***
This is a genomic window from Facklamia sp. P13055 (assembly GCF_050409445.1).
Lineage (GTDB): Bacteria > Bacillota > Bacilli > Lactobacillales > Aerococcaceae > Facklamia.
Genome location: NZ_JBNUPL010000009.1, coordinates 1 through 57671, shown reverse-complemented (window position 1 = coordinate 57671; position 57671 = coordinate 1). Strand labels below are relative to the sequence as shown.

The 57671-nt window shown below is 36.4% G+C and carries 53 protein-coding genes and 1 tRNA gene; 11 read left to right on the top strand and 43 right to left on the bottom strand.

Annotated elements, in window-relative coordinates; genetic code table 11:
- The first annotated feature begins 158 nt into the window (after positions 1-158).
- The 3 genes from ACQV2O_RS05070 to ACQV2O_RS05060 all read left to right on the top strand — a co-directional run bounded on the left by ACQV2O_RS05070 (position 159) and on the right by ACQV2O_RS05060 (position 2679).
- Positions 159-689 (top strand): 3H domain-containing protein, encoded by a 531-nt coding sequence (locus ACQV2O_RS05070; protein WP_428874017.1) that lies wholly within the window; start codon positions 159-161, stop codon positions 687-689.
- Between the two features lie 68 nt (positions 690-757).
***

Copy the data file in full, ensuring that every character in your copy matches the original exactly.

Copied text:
This is a genomic window from Facklamia sp. P13055 (assembly GCF_050409445.1).
Lineage (GTDB): Bacteria > Bacillota > Bacilli > Lactobacillales > Aerococcaceae > Facklamia.
Genome location: NZ_JBNUPL010000009.1, coordinates 1 through 57671, shown reverse-complemented (window position 1 = coordinate 57671; position 57671 = coordinate 1). Strand labels below are relative to the sequence as shown.

The 57671-nt window shown below is 36.4% G+C and carries 53 protein-coding genes and 1 tRNA gene; 11 read left to right on the top strand and 43 right to left on the bottom strand.

Annotated elements, in window-relative coordinates; genetic code table 11:
- The first annotated feature begins 158 nt into the window (after positions 1-158).
- The 3 genes from ACQV2O_RS05070 to ACQV2O_RS05060 all read left to right on the top strand — a co-directional run bounded on the left by ACQV2O_RS05070 (position 159) and on the right by ACQV2O_RS05060 (position 2679).
- Positions 159-689 (top strand): 3H domain-containing protein, encoded by a 531-nt coding sequence (locus ACQV2O_RS05070; protein WP_428874017.1) that lies wholly within the window; start codon positions 159-161, stop codon positions 687-689.
- Between the two features lie 68 nt (positions 690-757).